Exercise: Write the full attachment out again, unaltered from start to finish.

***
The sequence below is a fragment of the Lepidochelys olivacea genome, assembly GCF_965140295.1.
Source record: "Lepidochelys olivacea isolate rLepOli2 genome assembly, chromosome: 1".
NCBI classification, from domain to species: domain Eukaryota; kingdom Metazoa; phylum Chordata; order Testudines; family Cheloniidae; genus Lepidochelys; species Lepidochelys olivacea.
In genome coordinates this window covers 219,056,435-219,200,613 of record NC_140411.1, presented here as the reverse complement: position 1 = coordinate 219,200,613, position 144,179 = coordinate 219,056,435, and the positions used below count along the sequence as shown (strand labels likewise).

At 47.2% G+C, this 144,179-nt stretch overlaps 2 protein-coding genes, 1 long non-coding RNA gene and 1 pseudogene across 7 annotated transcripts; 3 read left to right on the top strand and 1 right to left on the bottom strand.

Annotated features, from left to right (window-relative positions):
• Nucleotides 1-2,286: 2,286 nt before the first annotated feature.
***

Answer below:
The sequence below is a fragment of the Lepidochelys olivacea genome, assembly GCF_965140295.1.
Source record: "Lepidochelys olivacea isolate rLepOli2 genome assembly, chromosome: 1".
NCBI classification, from domain to species: domain Eukaryota; kingdom Metazoa; phylum Chordata; order Testudines; family Cheloniidae; genus Lepidochelys; species Lepidochelys olivacea.
In genome coordinates this window covers 219,056,435-219,200,613 of record NC_140411.1, presented here as the reverse complement: position 1 = coordinate 219,200,613, position 144,179 = coordinate 219,056,435, and the positions used below count along the sequence as shown (strand labels likewise).

At 47.2% G+C, this 144,179-nt stretch overlaps 2 protein-coding genes, 1 long non-coding RNA gene and 1 pseudogene across 7 annotated transcripts; 3 read left to right on the top strand and 1 right to left on the bottom strand.

Annotated features, from left to right (window-relative positions):
• Nucleotides 1-2,286: 2,286 nt before the first annotated feature.